Idiopathic scoliosis case study: Magnetic growing rods

Magnetic growing rods reduce the need for multiple surgeries a year to treat child’s scoliosis.

The patient

A female age 5 years and 11 months presented for evaluation of spinal deformity and back pain in September 2020 from a pediatrician referral. X-rays showed a 53-degree scoliosis curve in the thoracic spine and 42 degrees in the lumbar spine. An MRI was ordered to look for any other spino-neural axis abnormalities. She was placed in a brace, but the curve progressed to 58 degrees in the thoracic spine.

September 2020

The challenge

Historically, physicians would insert traditional growing rods, which would require a trip back to surgery under anesthesia every six months.

Traditional growing rods would require more than a dozen surgeries in total, as the patient would have new rods placed every six months for the next six to eight years. Once she was skeletally mature, she’d be ready for spinal fusion.

Due to the patient’s young age, we did not want to proceed to a posterior spinal fusion yet, as it would make her torso very small for the rest of her life.

The physicians

Kent L. Walker, D.O., pediatric orthopedic surgeon, Norton Children’s Orthopedics of Louisville, affiliated with the UofL School of Medicine.
Joshua W. Meier, M.D., pediatric orthopedic surgeon, Norton Children’s Orthopedics of Louisville.

The solution

Use of the ApiFix procedure. Magnetic rods were incrementally lengthened with the patient’s growth in the clinic, reducing the need for surgery.

July 2021

The July 2021 surgery to implant magnetic growing rods went well. We placed her in a brace for three months. At the three-month mark we did the first lengthening in the office. She underwent a second lengthening at the six-month mark. We will continue to lengthen until this rod reaches its full extension. At that time, we will take her back to surgery to place a new rod.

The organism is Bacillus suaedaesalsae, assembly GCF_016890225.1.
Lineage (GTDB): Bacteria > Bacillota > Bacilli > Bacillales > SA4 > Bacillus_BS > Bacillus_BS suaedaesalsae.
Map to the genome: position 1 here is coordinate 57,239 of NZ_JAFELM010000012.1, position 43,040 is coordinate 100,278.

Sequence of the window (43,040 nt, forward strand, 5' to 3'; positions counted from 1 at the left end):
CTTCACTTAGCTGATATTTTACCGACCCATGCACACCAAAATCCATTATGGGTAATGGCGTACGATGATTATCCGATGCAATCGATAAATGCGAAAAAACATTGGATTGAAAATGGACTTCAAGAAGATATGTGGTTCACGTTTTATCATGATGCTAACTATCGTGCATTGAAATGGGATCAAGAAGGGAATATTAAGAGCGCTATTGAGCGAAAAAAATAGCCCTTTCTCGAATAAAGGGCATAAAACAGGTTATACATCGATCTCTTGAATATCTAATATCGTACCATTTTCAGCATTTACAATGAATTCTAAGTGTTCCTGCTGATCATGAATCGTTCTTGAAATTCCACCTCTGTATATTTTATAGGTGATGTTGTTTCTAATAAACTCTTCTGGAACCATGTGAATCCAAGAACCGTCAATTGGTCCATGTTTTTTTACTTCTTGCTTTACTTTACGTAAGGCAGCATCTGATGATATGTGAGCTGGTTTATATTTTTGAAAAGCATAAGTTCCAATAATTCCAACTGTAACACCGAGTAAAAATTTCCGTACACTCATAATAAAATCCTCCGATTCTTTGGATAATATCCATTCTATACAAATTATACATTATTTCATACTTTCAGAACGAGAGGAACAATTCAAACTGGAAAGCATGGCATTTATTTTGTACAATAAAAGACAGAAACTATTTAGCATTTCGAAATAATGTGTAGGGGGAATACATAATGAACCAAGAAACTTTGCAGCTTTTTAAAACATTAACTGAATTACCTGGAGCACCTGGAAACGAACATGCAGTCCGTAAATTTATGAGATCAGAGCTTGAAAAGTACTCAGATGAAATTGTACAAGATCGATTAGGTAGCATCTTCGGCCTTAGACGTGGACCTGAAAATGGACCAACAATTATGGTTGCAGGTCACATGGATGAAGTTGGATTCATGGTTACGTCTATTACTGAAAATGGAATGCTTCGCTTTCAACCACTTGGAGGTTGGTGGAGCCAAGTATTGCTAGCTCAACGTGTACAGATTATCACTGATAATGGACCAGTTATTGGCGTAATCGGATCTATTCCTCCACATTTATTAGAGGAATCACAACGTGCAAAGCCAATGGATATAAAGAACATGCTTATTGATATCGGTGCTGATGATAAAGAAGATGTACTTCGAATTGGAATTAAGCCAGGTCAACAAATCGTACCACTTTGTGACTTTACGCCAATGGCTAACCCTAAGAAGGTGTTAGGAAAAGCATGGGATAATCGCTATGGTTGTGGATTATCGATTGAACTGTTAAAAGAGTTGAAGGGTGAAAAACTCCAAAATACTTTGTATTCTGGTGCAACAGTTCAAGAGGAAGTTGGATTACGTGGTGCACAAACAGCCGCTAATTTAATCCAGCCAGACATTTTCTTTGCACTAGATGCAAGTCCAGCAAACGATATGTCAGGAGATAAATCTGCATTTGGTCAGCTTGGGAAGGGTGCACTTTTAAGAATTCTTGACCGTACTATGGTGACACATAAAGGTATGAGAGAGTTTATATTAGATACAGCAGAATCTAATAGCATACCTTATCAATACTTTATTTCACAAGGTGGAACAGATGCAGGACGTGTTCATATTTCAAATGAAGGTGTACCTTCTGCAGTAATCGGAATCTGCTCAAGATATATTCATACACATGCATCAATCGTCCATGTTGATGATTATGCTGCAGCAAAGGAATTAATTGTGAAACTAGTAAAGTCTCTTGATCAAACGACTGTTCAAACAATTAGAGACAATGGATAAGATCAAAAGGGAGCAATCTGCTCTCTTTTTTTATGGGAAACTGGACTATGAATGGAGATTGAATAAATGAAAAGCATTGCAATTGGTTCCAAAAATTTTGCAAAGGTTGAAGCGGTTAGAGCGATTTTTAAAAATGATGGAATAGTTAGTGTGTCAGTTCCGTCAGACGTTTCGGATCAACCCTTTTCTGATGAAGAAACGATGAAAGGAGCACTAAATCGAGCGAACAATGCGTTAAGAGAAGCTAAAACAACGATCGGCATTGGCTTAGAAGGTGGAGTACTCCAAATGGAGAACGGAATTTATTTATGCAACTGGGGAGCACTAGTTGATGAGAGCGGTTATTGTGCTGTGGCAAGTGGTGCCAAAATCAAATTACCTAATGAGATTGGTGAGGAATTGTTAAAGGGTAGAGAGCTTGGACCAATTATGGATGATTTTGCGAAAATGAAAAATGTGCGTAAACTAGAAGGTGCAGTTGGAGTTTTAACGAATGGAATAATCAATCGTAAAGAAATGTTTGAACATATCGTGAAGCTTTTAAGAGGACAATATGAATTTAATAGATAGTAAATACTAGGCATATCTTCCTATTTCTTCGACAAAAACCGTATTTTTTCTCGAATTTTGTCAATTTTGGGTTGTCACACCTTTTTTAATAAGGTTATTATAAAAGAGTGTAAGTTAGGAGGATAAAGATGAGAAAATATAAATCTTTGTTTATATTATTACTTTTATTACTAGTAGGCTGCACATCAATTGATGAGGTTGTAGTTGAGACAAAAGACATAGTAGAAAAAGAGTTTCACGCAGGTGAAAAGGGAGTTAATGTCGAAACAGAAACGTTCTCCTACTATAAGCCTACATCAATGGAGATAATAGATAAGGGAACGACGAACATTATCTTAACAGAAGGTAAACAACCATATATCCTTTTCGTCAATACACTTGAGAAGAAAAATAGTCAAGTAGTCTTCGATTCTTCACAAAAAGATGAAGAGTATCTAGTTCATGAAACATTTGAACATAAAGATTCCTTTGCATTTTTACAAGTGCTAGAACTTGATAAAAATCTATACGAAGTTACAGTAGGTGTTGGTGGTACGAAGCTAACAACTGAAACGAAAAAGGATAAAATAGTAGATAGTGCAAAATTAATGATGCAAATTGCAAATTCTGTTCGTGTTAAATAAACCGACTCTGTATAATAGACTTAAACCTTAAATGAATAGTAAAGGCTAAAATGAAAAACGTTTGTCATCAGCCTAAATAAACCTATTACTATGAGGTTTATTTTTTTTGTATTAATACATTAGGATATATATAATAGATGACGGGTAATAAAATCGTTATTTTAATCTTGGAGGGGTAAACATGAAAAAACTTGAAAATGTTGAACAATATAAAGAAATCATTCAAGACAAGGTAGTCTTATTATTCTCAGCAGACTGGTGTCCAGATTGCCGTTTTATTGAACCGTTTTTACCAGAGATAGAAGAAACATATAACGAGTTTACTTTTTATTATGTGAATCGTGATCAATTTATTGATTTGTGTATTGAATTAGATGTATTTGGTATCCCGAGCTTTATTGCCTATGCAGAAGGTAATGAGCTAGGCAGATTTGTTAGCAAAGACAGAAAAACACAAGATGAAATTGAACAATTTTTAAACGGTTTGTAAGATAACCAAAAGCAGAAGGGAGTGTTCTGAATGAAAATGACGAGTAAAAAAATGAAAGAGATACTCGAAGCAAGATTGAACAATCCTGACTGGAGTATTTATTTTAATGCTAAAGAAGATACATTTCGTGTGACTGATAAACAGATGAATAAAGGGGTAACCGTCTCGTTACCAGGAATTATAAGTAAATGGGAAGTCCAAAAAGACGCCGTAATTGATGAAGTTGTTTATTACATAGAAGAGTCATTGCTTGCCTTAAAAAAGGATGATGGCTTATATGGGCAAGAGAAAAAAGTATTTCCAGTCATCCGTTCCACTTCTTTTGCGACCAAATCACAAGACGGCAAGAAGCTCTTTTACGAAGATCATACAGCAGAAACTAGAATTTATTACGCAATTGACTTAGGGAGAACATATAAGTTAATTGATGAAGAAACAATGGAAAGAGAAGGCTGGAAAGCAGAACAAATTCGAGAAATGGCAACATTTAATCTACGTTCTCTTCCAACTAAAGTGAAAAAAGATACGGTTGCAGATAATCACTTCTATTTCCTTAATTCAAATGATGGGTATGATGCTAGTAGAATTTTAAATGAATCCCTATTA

The hope is that the magnetic rods will only require surgery every two to three years over the next six to eight years, when the patient will be old enough to have a final posterior fusion.

The result

The patient was able to leave the hospital just two days after surgery. She has not required a trip back to the operating room. If we would have used traditional growing rods she would have already been back to the operating room once and planning to go back every six months afterwards until she finished growing.

October 2021

The procedure

Drs. Walker and Meier are the only pediatric orthopedic surgeons in Kentucky to be trained and approved to use the ApiFix procedure. This procedure is less invasive, reduces anatomical impact, and provides more mobility than fusions. Learn more from Norton Children’s Orthopedics of Louisville, (502) 394-5678.


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To refer a patient to Norton Children’s Orthopedics of Louisville, visit Norton EpicLink and choose EpicLink referral to Pediatric Orthopedic Surgery.

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